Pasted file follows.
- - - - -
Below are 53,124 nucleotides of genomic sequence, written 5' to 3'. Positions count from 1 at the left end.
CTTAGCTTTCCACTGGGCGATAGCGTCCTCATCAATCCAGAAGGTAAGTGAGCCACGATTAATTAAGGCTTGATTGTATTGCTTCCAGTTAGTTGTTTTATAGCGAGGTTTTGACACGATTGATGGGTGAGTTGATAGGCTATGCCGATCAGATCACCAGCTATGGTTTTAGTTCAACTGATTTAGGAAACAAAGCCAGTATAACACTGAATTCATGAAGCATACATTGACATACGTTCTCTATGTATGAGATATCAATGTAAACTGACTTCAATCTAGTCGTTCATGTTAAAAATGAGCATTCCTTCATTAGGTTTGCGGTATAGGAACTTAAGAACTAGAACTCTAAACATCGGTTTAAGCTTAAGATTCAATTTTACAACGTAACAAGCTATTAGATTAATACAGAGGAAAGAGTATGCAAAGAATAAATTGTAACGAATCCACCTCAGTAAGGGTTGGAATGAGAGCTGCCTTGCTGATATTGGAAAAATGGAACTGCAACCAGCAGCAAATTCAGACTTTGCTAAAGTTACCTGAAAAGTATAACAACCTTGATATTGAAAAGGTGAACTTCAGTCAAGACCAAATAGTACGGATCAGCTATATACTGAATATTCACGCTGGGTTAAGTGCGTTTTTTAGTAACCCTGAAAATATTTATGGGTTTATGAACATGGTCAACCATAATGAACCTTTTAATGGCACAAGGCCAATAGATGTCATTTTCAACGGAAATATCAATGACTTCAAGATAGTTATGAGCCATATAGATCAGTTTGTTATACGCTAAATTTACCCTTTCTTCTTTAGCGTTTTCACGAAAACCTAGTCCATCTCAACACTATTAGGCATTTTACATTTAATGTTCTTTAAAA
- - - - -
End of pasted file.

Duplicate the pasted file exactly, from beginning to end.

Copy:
Below are 53,124 nucleotides of genomic sequence, written 5' to 3'. Positions count from 1 at the left end.
CTTAGCTTTCCACTGGGCGATAGCGTCCTCATCAATCCAGAAGGTAAGTGAGCCACGATTAATTAAGGCTTGATTGTATTGCTTCCAGTTAGTTGTTTTATAGCGAGGTTTTGACACGATTGATGGGTGAGTTGATAGGCTATGCCGATCAGATCACCAGCTATGGTTTTAGTTCAACTGATTTAGGAAACAAAGCCAGTATAACACTGAATTCATGAAGCATACATTGACATACGTTCTCTATGTATGAGATATCAATGTAAACTGACTTCAATCTAGTCGTTCATGTTAAAAATGAGCATTCCTTCATTAGGTTTGCGGTATAGGAACTTAAGAACTAGAACTCTAAACATCGGTTTAAGCTTAAGATTCAATTTTACAACGTAACAAGCTATTAGATTAATACAGAGGAAAGAGTATGCAAAGAATAAATTGTAACGAATCCACCTCAGTAAGGGTTGGAATGAGAGCTGCCTTGCTGATATTGGAAAAATGGAACTGCAACCAGCAGCAAATTCAGACTTTGCTAAAGTTACCTGAAAAGTATAACAACCTTGATATTGAAAAGGTGAACTTCAGTCAAGACCAAATAGTACGGATCAGCTATATACTGAATATTCACGCTGGGTTAAGTGCGTTTTTTAGTAACCCTGAAAATATTTATGGGTTTATGAACATGGTCAACCATAATGAACCTTTTAATGGCACAAGGCCAATAGATGTCATTTTCAACGGAAATATCAATGACTTCAAGATAGTTATGAGCCATATAGATCAGTTTGTTATACGCTAAATTTACCCTTTCTTCTTTAGCGTTTTCACGAAAACCTAGTCCATCTCAACACTATTAGGCATTTTACATTTAATGTTCTTTAAAA